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Chicago River offers both beauty and ugliness

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Updated: June 6, 2013 6:41AM

Ken Schneider punched a jig through the rubbish piled in the corner of Ogden Slip to catch an idiot fish, then a bluegill.

So began the fishing side of a post-flood survey Wednesday of the Chicago River main stem and South Branch. We had a side goal of catching smallmouth bass, which sometimes hold to odd structure in Ogden Slip.

Capturing the essence of fishing the Chicago River is tricky.

There’s man-made beauty. The Willis Tower from the South Branch is a boat-stopper, and there’s wonder in the bridge types. But there are staggering examples of man’s unnatural impact, too. There’s nothing natural about this waterway, from its backward flow to the trash piled in the backs of slips and corners of river walls.

Once or twice a year, I ramble with Tom Palmisano, a diver and part of Henry’s Sports & Bait, around Chicago waterways. Sometimes Schneider, a lakefront advocate, comes along.

We launched from the Richard J. Daley Park on the southwest corner of Western Avenue and the Sanitary and Ship Canal, then motored downtown. We fished discharges, points and wall corners back. Anticipating tough fishing, we had live bait, too.

Busy-ness defines the Chicago River downtown: water taxis, tour boats, canopied tourist rental boats, multiple Chicago Police Department Marine Unit boats, a Coast Guard boat with a big gun, pleasure boats headed toward Lake Michigan on May 1 and a couple of Metropolitan Water Reclamation District boats.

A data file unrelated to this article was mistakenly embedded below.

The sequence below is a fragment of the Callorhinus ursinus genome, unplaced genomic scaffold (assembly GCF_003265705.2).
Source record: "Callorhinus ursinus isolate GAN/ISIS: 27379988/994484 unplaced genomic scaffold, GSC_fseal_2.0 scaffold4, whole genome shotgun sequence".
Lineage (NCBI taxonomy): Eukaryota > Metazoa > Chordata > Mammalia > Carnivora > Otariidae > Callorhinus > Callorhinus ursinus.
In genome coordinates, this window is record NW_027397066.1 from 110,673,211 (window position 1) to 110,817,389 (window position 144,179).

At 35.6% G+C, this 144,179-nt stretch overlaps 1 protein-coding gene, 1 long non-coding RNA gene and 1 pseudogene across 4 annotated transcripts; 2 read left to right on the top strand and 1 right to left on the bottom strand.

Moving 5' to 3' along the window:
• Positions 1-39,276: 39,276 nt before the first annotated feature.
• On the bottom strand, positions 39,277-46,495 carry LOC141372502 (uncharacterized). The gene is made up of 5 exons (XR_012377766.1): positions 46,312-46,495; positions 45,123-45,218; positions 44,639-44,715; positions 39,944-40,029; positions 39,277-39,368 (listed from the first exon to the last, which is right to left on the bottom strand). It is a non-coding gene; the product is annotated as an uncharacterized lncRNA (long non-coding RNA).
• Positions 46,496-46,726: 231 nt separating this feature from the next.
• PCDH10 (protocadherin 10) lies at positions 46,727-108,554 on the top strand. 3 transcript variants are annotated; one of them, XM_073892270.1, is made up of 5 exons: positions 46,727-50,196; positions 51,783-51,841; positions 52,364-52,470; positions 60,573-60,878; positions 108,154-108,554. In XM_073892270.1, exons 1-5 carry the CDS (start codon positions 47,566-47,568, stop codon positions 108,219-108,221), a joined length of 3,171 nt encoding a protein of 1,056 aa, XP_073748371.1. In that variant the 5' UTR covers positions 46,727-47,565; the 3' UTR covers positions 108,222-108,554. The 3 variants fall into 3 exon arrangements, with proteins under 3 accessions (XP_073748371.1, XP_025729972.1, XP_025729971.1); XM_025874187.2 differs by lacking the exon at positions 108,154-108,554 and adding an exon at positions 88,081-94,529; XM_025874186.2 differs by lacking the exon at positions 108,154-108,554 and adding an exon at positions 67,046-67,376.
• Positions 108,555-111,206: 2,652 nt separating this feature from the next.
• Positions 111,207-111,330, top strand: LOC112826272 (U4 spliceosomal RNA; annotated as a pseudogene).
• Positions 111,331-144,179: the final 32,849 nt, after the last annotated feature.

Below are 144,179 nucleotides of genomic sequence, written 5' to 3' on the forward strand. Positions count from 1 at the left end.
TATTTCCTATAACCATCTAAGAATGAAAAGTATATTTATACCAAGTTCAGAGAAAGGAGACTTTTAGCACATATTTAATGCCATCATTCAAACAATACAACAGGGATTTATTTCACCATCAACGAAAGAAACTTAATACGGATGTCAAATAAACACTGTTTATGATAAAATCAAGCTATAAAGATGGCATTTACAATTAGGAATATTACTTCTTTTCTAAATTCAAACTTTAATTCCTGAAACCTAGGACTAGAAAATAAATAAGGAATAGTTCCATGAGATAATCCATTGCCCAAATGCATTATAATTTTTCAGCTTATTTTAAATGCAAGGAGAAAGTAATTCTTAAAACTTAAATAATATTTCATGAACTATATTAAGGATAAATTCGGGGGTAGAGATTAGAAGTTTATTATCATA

We began fishing at Ogden Slip, then hit the discharges and corners downtown, where, stunningly, we caught nothing. But it was nice watching the passing scenery on a beautiful spring day in Chicago.

The best fishing spot downtown is at the discharge east of the Sun-Times. But a barge was pulled tight, so Palmisano and I split American and Italian subs from Freddies, the Bridgeport institution. Another work barge came in for water while Schneider kept casting, landing a non-native white perch and losing a good largemouth bass.

As we turned down the South Branch, we met an electro-shocking boat from the U.S. Fish and Wildlife Service, part of the monitoring for invasive bighead or silver carp. We played hopscotch with them for the afternoon. Farther down the South Branch, we were just ahead of what appeared to be a body pickup by the marine unit.

We spent a good hour in the Loomis Street slip. Those South Branch slips are pieces of Chicago history where lumber was unloaded after the fire. The slip was trashed. Huge scraps of plastic flapped on trees and bushes like bad feathers. Rubbish was piled thickly on the water in the back.

Yet here is the anomaly of Chicago River fishing: That slip is a top spot — a wild oasis with night herons, Canada geese, American coots and a great blue heron Wednesday — where we caught our only two largemouth bass.

We gave the Streets and Sanitation slip east of Ashland Avenue a try. In the back, taking on water, was Burden of Dreams, the boat used by Paul Buschauer for years of squatting on the river. Mitch Dudek chronicled his tale in the Sun-Times in March.

As we left, a man and woman fished for bluegills under vivid graffiti on the Ashland Avenue bridge. A crew club, which took off from the canoe launch on the east side of Bubbly Crew, passed under the railroad bridge by the launch.

It was time.

The USFWS guys were right behind us, pulling their shocking boat out.

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